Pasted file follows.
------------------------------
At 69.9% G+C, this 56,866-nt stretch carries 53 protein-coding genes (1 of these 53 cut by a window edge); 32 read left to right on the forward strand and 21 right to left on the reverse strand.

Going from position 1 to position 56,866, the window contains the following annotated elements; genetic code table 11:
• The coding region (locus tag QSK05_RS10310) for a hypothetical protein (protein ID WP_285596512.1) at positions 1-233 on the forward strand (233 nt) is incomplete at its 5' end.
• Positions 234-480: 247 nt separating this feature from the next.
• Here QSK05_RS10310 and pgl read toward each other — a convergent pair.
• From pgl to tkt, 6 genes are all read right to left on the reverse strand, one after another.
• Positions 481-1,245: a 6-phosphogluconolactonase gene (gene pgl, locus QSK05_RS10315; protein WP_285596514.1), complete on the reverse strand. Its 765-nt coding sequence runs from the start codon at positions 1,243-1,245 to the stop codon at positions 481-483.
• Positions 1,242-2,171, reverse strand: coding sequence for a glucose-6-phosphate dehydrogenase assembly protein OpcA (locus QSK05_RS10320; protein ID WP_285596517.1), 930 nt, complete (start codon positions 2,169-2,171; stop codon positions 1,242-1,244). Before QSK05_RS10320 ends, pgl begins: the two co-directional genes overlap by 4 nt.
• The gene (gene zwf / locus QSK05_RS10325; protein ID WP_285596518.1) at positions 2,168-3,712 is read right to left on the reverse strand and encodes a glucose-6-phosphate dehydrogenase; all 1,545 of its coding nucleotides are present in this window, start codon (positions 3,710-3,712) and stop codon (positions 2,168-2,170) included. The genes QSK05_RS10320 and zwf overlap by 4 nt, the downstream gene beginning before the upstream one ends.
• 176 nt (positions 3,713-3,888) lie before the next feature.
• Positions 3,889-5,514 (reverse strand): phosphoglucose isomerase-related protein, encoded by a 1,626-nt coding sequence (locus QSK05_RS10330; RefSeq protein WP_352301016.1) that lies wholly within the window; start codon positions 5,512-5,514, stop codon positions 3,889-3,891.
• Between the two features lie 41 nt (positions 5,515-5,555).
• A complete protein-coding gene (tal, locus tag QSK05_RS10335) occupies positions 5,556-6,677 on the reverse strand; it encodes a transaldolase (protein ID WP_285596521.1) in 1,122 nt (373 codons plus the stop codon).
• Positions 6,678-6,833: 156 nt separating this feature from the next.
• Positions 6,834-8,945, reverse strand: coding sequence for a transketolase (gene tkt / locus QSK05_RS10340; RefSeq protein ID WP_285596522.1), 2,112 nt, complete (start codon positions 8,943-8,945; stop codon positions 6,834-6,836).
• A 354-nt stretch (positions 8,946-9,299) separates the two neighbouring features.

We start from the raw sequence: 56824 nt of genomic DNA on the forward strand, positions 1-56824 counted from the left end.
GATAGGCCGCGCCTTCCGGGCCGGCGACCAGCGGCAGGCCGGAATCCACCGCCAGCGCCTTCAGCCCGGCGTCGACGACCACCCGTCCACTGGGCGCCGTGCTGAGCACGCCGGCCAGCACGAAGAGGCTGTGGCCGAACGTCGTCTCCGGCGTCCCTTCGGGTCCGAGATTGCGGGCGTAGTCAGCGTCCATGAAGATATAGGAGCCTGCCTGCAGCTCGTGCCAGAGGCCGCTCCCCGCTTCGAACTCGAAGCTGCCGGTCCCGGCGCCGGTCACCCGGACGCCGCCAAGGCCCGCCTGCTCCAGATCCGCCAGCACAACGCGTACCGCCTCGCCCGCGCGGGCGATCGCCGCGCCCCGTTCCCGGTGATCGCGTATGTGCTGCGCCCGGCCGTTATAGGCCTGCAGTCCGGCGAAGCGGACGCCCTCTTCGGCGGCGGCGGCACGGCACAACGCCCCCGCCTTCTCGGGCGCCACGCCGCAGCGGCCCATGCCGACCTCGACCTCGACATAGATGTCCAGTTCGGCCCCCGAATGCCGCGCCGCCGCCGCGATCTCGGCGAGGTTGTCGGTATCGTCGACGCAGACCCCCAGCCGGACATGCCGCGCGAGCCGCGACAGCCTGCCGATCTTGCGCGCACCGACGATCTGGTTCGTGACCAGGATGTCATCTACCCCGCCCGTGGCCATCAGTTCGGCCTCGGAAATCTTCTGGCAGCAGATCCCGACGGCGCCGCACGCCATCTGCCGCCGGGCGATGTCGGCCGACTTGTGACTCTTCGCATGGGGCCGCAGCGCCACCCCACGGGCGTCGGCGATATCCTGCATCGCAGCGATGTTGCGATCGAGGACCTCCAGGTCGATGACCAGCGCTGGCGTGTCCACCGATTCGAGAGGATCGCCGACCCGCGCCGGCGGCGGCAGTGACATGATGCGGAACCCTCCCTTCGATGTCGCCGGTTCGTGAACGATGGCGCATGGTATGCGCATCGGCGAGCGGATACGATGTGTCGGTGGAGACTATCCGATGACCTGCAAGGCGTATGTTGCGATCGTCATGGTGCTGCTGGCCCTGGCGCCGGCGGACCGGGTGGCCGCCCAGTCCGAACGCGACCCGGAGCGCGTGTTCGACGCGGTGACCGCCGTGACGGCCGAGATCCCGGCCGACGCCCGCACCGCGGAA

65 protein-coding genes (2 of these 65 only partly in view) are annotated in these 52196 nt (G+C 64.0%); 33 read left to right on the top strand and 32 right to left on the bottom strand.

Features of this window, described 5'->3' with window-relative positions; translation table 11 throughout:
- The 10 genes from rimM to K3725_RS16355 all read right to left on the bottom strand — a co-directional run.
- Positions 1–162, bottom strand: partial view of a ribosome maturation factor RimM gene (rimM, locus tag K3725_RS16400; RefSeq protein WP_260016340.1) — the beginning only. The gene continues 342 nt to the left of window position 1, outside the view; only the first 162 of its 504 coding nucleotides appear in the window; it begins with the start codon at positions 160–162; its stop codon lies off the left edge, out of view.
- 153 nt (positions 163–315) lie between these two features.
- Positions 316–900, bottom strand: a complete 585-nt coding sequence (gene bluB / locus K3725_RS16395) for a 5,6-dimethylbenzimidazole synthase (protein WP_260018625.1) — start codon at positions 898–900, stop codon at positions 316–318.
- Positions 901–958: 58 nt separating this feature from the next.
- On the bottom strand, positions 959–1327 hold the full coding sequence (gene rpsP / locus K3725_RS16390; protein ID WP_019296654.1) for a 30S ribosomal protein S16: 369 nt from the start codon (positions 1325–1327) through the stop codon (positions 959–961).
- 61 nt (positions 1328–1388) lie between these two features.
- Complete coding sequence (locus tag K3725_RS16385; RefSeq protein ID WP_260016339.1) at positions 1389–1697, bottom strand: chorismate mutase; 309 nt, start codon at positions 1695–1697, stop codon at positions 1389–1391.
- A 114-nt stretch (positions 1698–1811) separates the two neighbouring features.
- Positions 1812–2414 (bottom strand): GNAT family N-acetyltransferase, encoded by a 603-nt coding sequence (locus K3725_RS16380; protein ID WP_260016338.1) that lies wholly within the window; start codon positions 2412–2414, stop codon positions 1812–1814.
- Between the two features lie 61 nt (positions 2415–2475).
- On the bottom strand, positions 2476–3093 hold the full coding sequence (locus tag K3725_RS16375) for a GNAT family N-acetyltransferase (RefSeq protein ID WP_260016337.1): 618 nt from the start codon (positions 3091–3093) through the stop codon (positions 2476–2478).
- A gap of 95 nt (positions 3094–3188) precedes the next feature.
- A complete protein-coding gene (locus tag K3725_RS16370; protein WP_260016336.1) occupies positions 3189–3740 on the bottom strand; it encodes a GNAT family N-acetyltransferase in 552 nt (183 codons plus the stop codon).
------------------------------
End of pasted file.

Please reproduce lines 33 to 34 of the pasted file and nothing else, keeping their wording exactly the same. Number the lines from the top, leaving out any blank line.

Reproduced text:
- A gap of 95 nt (positions 3094–3188) precedes the next feature.
- A complete protein-coding gene (locus tag K3725_RS16370; protein WP_260016336.1) occupies positions 3189–3740 on the bottom strand; it encodes a GNAT family N-acetyltransferase in 552 nt (183 codons plus the stop codon).